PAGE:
4. Teaching in the outskirts is better (aka easier) and you save more money than in the centre of London.
Ah this one is fun to de-bunk. There are a lot of agencies that now specialize in bringing Canadians over to the "outskirts" of London. They know that's where there is a serious shortage of teachers, so they can place Canadians into jobs fairly easily. And if you're in the outskirts, you won't know any better.

Well, where better to hear the reality than from the horse’s mouth. At the time, prior to arriving in London, my thought pattern went, "Well, I just want a job. I'll go anywhere. I don't want to go all the way to England and not have secured a long-term job. What if I don't get enough work? It's only 30 minutes into the city. It'll be fine."

Boy was I wrong. The image of the suburbs that a movie like The Holiday may portray will undoubtedly not match up to the kind of suburbs that an agency may send you to. ‘The Holiday’ is set in Surrey. - the middle-upper class outskirts that, for sure don't have a shortage of teachers. Why would they? What a pretty wonderful place to live and work. So, remove those rose-tinted specs, turn the image of the Holiday on it's head, and NOW you have the kind of outskirts towards which your agency may be enticing you. My advice? Think very carefully about where you want to be.

Having lived in the outskirts for several months and felt at times, both isolated and unsafe, I eventually made the move to London and didn’t look back. The highlight for me was being placed in the inner city schools & working with kids from around the world. I lived downtown and in North London (Islington, Finsbury Park area) and loved every minute of it. I made the same amount of money, paid the same in rent but had so many more weekend options on my plate than just visiting the local mall. Theatres, Museums, Galleries, Parks, you name it, I did it.

On the matter of money - sure I spent more living in a central location, but for me that was a compromise I was happy to make. If you’re thinking of coming to London to teach and "save money" I'd advise you re-think – if money is your goal go to Asia and teach ESL. It is worth mentioning however, that whilst living in London for those three years, I did pay off $15 000 of my student loans. Not bad considering I was out on the town every weekend, travelled various destinations across Europe and lived a darn good life by Canadian standards.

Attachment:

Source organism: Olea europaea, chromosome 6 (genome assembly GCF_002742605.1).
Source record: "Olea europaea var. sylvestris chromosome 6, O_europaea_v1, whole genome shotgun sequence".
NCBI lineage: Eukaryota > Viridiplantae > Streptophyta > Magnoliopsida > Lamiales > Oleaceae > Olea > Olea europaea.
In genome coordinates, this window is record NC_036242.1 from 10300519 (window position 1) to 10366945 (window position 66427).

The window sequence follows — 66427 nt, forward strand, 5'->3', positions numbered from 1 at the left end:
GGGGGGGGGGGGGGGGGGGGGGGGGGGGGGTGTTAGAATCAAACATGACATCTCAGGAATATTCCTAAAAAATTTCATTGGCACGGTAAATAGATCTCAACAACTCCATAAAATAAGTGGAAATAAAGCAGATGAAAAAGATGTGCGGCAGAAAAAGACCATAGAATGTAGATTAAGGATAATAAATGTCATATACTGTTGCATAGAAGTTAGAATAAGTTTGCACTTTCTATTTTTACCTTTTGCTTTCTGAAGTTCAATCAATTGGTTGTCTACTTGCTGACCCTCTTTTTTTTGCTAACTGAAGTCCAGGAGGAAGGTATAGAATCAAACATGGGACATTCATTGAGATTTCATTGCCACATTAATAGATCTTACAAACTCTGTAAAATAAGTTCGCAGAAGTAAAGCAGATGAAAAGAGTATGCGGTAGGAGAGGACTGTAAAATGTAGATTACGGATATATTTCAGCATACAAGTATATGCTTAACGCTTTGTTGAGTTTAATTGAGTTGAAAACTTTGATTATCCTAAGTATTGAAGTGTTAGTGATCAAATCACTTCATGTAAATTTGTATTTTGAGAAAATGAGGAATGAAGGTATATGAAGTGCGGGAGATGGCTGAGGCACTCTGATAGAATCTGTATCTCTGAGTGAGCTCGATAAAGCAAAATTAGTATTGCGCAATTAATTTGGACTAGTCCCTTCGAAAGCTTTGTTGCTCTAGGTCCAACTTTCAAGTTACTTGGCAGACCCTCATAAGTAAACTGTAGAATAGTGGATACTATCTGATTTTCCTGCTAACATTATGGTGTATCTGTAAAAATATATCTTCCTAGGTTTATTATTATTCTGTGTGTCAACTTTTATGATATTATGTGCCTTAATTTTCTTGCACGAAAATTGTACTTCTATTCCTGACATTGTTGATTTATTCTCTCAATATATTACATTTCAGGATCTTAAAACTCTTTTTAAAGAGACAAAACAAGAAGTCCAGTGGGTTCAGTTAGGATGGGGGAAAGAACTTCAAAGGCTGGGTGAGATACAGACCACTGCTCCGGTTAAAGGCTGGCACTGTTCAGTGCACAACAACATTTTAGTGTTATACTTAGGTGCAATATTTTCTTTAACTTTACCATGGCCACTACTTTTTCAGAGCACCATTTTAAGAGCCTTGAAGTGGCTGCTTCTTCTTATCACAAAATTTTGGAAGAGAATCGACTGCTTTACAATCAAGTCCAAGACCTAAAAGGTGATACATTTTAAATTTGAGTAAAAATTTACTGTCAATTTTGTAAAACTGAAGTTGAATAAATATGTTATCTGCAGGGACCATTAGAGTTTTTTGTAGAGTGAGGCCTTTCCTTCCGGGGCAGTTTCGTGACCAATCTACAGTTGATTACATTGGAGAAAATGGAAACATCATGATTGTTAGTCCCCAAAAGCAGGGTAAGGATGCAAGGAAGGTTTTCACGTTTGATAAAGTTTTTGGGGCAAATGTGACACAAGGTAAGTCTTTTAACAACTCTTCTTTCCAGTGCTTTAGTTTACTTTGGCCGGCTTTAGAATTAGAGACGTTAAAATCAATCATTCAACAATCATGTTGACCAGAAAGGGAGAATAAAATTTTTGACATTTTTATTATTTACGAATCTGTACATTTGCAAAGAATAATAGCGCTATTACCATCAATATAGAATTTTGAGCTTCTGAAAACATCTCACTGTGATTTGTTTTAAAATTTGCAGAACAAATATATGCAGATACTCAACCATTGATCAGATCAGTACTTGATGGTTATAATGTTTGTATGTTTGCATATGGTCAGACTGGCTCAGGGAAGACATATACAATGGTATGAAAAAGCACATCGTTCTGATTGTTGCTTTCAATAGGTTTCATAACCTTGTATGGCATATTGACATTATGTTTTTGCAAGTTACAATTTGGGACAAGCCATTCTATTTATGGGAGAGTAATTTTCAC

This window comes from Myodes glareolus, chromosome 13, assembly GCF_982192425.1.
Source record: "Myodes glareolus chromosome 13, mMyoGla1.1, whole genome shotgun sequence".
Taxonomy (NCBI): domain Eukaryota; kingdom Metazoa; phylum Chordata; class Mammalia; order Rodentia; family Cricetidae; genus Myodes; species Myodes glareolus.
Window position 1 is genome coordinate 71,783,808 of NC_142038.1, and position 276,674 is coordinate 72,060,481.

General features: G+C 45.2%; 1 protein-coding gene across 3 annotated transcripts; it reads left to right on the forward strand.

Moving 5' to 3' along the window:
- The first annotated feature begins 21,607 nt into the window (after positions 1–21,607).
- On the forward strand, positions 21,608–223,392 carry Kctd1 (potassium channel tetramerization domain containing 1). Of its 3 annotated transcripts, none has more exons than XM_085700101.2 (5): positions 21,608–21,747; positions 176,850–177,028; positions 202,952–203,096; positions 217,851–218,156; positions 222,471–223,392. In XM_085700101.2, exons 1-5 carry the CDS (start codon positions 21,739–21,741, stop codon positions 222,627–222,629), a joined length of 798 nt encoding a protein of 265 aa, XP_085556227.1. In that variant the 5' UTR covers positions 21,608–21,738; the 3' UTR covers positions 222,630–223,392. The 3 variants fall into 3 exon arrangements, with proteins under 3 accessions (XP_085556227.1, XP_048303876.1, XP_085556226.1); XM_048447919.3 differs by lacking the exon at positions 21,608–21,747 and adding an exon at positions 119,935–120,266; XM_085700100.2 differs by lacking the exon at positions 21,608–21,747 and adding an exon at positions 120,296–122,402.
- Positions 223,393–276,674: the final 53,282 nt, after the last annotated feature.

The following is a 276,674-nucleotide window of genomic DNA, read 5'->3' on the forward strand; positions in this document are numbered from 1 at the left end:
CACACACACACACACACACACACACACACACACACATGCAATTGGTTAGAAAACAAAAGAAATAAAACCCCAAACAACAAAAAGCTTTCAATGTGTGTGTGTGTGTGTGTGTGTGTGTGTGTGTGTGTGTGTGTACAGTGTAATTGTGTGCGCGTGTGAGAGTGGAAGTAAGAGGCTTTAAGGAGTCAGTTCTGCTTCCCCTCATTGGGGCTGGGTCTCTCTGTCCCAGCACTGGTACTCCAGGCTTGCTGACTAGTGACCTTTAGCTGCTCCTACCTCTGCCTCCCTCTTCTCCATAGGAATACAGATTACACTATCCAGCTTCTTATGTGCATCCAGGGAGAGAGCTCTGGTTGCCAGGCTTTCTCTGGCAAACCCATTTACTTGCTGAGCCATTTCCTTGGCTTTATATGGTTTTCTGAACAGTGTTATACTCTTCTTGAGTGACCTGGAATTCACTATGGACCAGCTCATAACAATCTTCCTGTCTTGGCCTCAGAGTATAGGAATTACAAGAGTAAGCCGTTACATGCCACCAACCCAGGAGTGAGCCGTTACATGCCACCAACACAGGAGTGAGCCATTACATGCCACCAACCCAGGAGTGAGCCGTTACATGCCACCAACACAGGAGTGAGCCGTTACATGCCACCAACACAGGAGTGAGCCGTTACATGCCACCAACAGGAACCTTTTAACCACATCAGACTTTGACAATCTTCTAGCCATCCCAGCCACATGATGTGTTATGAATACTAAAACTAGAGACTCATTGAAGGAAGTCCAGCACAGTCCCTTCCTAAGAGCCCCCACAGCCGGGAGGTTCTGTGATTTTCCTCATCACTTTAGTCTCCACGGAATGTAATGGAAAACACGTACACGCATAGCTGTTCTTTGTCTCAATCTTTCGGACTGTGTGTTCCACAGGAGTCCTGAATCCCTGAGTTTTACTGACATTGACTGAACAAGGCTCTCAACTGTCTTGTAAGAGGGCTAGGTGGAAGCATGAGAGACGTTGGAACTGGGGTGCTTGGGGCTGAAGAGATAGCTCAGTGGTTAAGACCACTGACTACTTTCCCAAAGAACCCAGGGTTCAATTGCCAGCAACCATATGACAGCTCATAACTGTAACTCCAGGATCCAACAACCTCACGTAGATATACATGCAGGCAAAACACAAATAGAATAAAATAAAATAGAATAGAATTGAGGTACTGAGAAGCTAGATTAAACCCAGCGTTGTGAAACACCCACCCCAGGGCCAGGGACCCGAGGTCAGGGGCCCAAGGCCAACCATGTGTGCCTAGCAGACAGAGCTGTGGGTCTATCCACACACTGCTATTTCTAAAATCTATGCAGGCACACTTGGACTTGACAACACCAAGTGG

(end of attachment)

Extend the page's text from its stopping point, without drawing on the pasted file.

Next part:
5. You should always go with the agency that pays you the most money no matter what.

Well, you can do that of course. But first, think hard about why that agency may be offering you such attractive rates? Quite often, and through experience it can be because the agency are compensating for the terrible schools they’re planning to send you to (it’s just that they don’t tell you that). It’s a good idea to talk to other teachers registered through that agency and see what they have to say. And don't just take the names & numbers of teachers the agency give you. Do some real digging & find the teachers they don't want you to talk to. They'll give you their story, and if they're making 10 pounds more per day and they're still not happy with the company, well there’s your answer. If you decide to join up with Classroom Canada, sign up to the exclusive network we offer – a great way to swap stories, experiences and general ‘London info’ with other teachers in the same boat as you.

6. All agencies claim to offer new teachers support in setting-up, but no agencies follow through.

Sadly, this is often true, but not always. Again, quiz other teachers working through particular agencies what level of support their agency provided on their arrival. If they say they helped with accommodation, does that mean providing the link to a property search website that they recommend, or actually allocating them an apartment to live in? These are two very different versions of offering ‘support’ so it's important that you clarify in advance exactly what assistance they can provide you with.

7. Agencies make a killing off your salary.

Agencies are businesses, and naturally will be making money from placing you into schools – that’s what they do. However, the following guide to approximately what rates you can expect upon registration will ensure that you have a benchmark to follow should you be offered an either unusually high or unusually low rate at any point. Rates of pay can vary from £120 per day to £150 per day dependant on experience and the nature of role that you may be applying for. The vast majority of agencies in London will pay between £120-£125 per day for an NQT (Newly Qualified Teacher) and possibly more for newly qualified Secondary teachers if their subjects are in demand (Science or Technology for example). Rates can also vary between positions – generally speaking long-term roles will pay higher than day to day, and class teacher roles will yield more than floating PPA (Preparation, Planning & Assessment positions). Money aside, it’s just as crucial to focus on the service the agency provide. Are you as the teacher just another number in a database, or do the consultants make the effort to get to know you, build a strong working relationship with you, and thus be better equipped to secure the right job for you? Agencies have long-standing relationships with schools that trust their judgements on teachers, so it’s worth your while registering with a company that are ready to listen to what you actually want.